Inconsistent– a system with no solution (parallel lines)

As a class we would look at the following picture with several lines graphed and equations identified on each line. Systems would be given to the students and they would be asked to use their vocabulary words (consistent, inconsistent, dependent, and independent) to identify the systems. It has proven to be useful over the years to have students trace over each line with a different colored pencil. This will help the visual students to see each individual line and not just a group of lines. Below are a few systems that would be given to the students based on the graph below.

Identify the following systems:

  1. y = 6x + 2 B. y = -5x C. -6x + y = 2 D. 2x + y = 2

y = -5x + 6 y = -5x + 6 y = 6x + 2 -6x + y = 2

  1. y = -5x F. 2x + y = 2

y = 6x + 2 y = -5x +6

Students at this point would have been taught how to graph a line using a table, x and y intercepts, slope and y-intercept, and using the table in the calculator. If given the system y = 2x + 2 and 4x – 2y = 10, I would encourage the students to graph the first equation using slope and y-intercept since the equation is in slope-intercept form, y = mx + b. With slope being positive 2, coefficient of x, and y-intercept being positive 2, I would remind students that we must graph the y-intercept first and that we would be on the y-axis, hence the term y-intercept. From there, I would turn the slope into a fraction, and label the y and x components. Starting at the y-intercept, we would move up 2 units and then right 1 unit based on the signs (if y is positive move up, negative move down; if x is positive move right, negative move left) to find our second point. Continue that pattern until there are at least 3 points on the graph. If we were limited in space and needed to extend the line, I would remind students that we could adjust the slope and graph a different part of the line by making it . This change would require us to reverse our direction and move down 2 units and left 2 units. For the second equation, I would suggest that the students use the intercepts or the table depending on their comfort level. If using the intercepts, they would need to set the variable they are not looking for to 0 and solve for the remaining variable. For example, consider 4x – 2y = 10.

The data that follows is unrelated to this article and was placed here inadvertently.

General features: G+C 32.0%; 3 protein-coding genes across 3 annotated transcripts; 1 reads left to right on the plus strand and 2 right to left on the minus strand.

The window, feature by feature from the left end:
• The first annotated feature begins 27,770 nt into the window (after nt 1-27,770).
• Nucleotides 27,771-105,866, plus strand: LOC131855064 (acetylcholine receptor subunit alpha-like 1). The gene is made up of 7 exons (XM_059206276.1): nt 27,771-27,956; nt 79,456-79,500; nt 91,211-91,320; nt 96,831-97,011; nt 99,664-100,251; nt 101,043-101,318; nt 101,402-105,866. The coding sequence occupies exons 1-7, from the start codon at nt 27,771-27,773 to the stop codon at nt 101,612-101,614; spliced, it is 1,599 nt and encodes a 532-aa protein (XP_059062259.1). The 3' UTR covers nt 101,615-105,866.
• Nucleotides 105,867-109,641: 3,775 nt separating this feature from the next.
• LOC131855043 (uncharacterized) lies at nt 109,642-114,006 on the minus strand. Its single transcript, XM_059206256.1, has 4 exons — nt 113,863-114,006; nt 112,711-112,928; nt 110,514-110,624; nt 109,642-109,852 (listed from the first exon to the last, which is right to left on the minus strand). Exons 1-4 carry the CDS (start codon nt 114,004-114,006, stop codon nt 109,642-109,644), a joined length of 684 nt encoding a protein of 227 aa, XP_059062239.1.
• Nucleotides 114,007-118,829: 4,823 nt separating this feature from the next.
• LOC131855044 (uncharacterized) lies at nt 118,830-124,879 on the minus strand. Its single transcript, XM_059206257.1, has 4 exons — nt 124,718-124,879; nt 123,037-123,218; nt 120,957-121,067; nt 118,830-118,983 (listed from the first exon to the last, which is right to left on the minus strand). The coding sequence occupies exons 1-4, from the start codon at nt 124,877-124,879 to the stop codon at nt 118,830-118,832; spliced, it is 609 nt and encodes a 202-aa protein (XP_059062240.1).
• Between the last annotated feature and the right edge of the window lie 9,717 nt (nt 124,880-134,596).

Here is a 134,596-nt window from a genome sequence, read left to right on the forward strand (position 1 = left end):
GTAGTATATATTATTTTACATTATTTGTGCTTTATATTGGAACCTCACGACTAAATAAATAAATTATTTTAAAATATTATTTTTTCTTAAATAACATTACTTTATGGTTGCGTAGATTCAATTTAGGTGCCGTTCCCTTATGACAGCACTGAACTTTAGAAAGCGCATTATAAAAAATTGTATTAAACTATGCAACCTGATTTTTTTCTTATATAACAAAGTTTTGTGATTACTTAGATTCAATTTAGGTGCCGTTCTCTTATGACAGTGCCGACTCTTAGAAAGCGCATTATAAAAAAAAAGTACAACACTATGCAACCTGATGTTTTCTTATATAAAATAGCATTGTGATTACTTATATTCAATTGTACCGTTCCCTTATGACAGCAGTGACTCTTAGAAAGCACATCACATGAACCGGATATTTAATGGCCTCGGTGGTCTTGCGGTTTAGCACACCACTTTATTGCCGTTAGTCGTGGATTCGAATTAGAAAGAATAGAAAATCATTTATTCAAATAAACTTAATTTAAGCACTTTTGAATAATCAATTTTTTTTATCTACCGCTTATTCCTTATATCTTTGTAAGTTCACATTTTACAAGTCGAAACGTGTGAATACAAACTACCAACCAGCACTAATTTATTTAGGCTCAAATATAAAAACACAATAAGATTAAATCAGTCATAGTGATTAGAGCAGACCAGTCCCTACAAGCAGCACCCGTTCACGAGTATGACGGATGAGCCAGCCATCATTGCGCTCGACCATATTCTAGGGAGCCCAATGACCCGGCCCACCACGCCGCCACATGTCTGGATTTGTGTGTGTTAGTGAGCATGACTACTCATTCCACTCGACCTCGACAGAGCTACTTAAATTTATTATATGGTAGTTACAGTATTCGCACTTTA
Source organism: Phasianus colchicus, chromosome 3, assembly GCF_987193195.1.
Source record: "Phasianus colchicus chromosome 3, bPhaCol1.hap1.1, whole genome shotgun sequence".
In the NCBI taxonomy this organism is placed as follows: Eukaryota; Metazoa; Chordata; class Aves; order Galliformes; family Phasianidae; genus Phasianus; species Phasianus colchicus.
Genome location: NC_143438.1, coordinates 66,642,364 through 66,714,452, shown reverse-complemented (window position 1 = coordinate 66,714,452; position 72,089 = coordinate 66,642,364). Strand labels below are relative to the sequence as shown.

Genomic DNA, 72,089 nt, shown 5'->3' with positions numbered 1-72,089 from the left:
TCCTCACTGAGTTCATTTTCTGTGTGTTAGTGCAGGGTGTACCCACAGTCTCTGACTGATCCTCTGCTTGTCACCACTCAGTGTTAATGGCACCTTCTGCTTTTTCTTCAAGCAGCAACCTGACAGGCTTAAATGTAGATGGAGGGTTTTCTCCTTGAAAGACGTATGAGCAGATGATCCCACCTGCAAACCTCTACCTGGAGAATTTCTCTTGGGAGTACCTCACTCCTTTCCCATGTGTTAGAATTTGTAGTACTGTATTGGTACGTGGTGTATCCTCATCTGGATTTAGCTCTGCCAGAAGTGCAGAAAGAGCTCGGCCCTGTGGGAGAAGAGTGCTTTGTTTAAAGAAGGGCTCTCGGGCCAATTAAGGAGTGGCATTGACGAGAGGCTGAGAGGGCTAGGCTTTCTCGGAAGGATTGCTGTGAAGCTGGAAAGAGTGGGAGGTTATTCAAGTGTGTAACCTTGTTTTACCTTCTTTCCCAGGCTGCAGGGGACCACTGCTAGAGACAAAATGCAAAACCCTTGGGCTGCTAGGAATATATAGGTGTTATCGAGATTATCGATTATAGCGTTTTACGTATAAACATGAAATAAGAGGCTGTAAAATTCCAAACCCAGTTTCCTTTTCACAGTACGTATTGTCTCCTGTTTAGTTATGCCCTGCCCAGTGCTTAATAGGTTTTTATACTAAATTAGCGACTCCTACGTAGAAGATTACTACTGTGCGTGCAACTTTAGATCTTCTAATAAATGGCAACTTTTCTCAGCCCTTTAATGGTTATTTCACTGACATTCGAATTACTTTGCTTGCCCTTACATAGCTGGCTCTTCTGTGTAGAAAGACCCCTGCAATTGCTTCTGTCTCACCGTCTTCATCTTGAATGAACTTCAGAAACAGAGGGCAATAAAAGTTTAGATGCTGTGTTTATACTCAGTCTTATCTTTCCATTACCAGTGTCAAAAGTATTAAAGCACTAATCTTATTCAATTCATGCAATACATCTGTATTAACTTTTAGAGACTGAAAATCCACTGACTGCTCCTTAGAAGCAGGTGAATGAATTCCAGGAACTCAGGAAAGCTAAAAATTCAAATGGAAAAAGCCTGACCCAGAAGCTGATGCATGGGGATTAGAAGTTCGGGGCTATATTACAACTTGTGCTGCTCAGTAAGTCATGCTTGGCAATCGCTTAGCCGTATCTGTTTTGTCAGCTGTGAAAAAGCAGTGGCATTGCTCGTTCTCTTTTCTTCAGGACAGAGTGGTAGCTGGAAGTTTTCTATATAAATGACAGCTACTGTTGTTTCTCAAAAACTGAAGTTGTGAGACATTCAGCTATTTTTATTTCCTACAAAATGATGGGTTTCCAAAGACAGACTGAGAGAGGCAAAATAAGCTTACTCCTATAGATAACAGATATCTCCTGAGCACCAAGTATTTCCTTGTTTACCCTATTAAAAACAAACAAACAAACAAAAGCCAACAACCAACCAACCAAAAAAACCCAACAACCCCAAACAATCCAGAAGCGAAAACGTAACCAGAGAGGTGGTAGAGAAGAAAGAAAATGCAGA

To find x-intercept, set y equal to 0: 4x – 2(0) = 10 and solve for x; To find y-intercept, set x equal to 0: 4(0) – 2y = 10 and solve for y. The x-intercept would be in the form (#, 0 ) and the y-intercept would be in the form (0, #). The # would come from the solution of the equation that the students would have solved for.

If using the table of values, the set up would look like:

X 4x – 2y = 10 Y (X,Y)

0 4(0) – 2y = 10 -5 (0, -5)
1 4(1) – 2y = 10 -3 (1, -3)
2 4(2) – 2y = 10 -1 (2, -1)
-2 4(-2) – 2y = 10 -9 (-2, -9)